Roland Joffe is the director of the acclaimed, Oscar-winning historical films THE KILLING FIELDS (1984) and THE MISSION (1986) - both earned him Best Director Oscar nominations and were produced by David Puttnam. Ever since beginning his career in television in the 70s, Joffe has been interested in stories that are political, examine man's capacity for good and evil, for faith and forgiveness, for rationality and irrationality. His films are often memorably photographed in fascinating locations, immaculately scored, and bring out the best in their actors. Joffe's other works include FAT MAN AND LITTLE BOY (1989), CITY OF JOY (1992), THE SCARLET LETTER (1995), GOODBYE LOVER (1998), VATEL (2000), THERE BE DRAGONS (2011) and THE LOVERS (2013). His latest film, THE FORGIVEN, is set during the Truth and Reconciliation Commission period in post-Apartheid South Africa. It looks at the relationship between Archbishop Desmond Tutu and a racist murderer in prison for life who holds the keys to solving a mystery the Commission is investigating. The lead roles, respectively, are played by Forest Whitaker and Eric Bana, who deliver stunning performances. I spoke to Joffe about what attracted him to the project, working with Bana and Whitaker, his process with actors in general, his interest in stories about forgiveness and healing, and his feelings on the power of image and sound and of film in telling complex stories.          

When did you first come across the screenplay for THE FORGIVEN? What was your immediate response? 
It wasn’t really a script. I came across a play by Michael Ashton that grew later into the film. My response for it was that it was an extraordinary subject. This conflict between the Archbishop and Blomfeld can be seen as conflict between two characters but also it can be seen as making up as one character. We both have aspects of both those men in us. That became fascinating to me. While I was thinking about this subject, I was watching a CNN program and it was coming from a small village in Rwanda, a rural village. There was a Rwandan farmer, a very poor woman sitting in her hut being interviewed. The interviewer said this is Mrs. X and she lost four members of her family - her children and her husband in the Tutsi Hutu genocide. And then the interviewer panicked a little bit and the camera pans across to a young man sitting on the other side of the hut. This young man who comes to tea every Friday is the man who killed her family. And the interviewer turns back, the blonde CNN interviewer with the total white face,  and says to the Rwandan woman.  ''How did you do this? How could you do that?'' Then the woman said something profound. It gripped me to the television.  In a simple way, she said, ''I love my daughter, my children more than my life. I love my husband as much as my life. Am I to turn that love into hate? Am I to turn their memory, their loving memory into acts of hate.  No. I use that love for them to give to him. (She pointed at the young man. )... So he could see what he has taken away. He can see what he has lacked. And he can learn their love... through forgiveness. That is how I honored them. '' I was really startled by this because I thought… just in the tone of the American interviewer, this was so interesting that it was difficult for her to come to terms with. But I was thinking this is also innate. This ability to have compassion and forgiveness is probably innate in human beings.  And certainly, science would tell us that it exists in higher primates.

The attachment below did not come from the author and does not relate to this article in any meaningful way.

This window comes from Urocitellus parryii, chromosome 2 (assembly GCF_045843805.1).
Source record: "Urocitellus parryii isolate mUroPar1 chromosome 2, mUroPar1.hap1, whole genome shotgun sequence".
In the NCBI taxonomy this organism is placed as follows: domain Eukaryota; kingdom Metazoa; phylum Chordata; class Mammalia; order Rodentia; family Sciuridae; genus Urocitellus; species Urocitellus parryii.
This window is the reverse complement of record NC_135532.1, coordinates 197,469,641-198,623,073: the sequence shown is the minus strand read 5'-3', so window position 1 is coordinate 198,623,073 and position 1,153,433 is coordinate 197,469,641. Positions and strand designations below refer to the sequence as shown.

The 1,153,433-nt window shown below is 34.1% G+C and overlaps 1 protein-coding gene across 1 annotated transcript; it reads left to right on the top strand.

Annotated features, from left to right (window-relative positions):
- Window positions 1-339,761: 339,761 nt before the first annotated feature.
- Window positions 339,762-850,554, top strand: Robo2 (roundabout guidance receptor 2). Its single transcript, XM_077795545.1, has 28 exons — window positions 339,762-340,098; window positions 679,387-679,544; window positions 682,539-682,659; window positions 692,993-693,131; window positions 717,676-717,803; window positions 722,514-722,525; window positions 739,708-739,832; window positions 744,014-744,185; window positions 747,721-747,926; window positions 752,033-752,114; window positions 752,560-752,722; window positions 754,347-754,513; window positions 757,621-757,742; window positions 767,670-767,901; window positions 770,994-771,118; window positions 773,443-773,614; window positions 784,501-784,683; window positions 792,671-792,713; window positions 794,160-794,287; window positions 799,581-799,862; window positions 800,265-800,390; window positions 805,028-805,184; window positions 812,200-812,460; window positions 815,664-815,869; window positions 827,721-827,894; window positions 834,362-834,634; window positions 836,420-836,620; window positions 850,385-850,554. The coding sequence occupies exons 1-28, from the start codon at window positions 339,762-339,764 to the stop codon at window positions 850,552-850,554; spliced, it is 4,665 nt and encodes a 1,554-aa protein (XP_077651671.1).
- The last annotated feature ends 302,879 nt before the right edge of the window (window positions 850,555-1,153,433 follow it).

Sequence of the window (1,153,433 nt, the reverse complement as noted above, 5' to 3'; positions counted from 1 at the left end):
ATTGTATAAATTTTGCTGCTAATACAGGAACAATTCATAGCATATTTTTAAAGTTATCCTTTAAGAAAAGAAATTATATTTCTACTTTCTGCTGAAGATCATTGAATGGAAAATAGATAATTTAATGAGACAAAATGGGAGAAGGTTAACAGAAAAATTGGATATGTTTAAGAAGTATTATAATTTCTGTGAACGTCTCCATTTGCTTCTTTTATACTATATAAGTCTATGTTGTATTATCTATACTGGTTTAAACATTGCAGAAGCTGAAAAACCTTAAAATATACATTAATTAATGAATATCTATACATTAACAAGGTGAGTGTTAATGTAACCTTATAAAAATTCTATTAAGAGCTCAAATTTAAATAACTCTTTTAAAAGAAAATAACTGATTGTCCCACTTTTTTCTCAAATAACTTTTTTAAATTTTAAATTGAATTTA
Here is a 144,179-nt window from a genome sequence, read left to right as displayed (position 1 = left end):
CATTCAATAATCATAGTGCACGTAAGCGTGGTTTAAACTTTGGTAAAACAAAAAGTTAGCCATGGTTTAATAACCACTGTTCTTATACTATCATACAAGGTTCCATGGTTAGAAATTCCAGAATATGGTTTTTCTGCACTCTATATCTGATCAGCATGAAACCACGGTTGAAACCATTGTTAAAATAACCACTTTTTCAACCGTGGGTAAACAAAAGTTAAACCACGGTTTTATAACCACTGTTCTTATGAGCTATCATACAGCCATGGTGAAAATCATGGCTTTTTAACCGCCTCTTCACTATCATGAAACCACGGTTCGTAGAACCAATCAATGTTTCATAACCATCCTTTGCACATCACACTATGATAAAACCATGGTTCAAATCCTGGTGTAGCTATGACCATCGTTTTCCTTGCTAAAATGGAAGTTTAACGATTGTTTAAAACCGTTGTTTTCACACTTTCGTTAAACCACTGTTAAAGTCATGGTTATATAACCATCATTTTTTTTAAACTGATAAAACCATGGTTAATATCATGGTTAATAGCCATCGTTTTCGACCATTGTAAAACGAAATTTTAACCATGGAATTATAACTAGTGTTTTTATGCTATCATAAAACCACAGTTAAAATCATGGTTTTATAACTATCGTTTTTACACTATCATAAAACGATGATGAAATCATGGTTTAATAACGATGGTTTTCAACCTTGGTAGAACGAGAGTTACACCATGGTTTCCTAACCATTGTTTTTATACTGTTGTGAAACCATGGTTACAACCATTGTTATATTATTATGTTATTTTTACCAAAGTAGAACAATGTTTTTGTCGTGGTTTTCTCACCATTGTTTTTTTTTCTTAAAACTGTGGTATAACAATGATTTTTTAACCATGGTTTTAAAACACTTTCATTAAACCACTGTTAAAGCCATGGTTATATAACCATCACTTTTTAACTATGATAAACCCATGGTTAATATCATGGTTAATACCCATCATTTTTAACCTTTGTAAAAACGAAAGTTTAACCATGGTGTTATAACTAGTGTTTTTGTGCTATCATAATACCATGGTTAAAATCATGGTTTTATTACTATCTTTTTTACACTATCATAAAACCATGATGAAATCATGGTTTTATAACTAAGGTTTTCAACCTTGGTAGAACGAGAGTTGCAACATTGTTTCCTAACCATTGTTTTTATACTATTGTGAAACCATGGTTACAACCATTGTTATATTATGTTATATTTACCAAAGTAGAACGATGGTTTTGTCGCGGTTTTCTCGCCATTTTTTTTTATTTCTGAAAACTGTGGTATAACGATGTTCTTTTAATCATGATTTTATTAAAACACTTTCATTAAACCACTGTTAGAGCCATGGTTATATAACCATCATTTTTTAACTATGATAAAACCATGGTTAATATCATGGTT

While I was thinking about this some weeks later, I was also watching television. There was a Palestinian - an elegant, 50 year old Palestinian who was in great emotional pain. A year  before, he had lost his daughter to an Israeli bulldozer.  If I have the story right, she was accidentally killed by an Israeli bulldozer which was knocking down a wall.  And his response to that was to start a society to promote the friendship between Israelis and Palestinians.  When he was asked why, he said again, something so ineffably simple, he said,  “I have experienced what hate does, do you think I would want to expand more of that? I love my daughter.  Am I to turn my love for my daughter into acts of hatred. Absolutely not. I want people to love each other because I know the pain of losing someone that you love. And I can do that in her name. '' And I thought,  there you go again - An ordinary person, not a politician, expressing from his heart what he innately believes. Those ordinary people need a voice and that’s what I really wanted this film to be.

What was the biggest attraction for you in making the film?
The biggest attraction of making this film was its challenge. This was going to be a notoriously difficult film to make. For it to really work, we would probably have to film in a maximum security prison, because we couldn’t afford to build one, that is for sure. Even if we could, it wouldn’t be real. It would probably mean working with real prisoners - either in the prison or ex-convicts who then probably have to go back into prison.  It would have to be shot in South Africa. I would need to find two amazing actors who be capable of playing these two characters. All of those challenges are so undoubtedly attractive because with a challenge like that one wants to try to achieve to rise to the occasion.

Also, the subject matter is extraordinarily attractive. Because I think of all the periods in human history, although there are many,  this is one in which forgiveness needs to be discussed and thought about. Particularly at a time when America and in particular, many parts of Europe, are beginning to become, I would say, addicted to demonizing others as a way of living. And that is dangerous and at root, inhuman. Although humans are capable of doing it.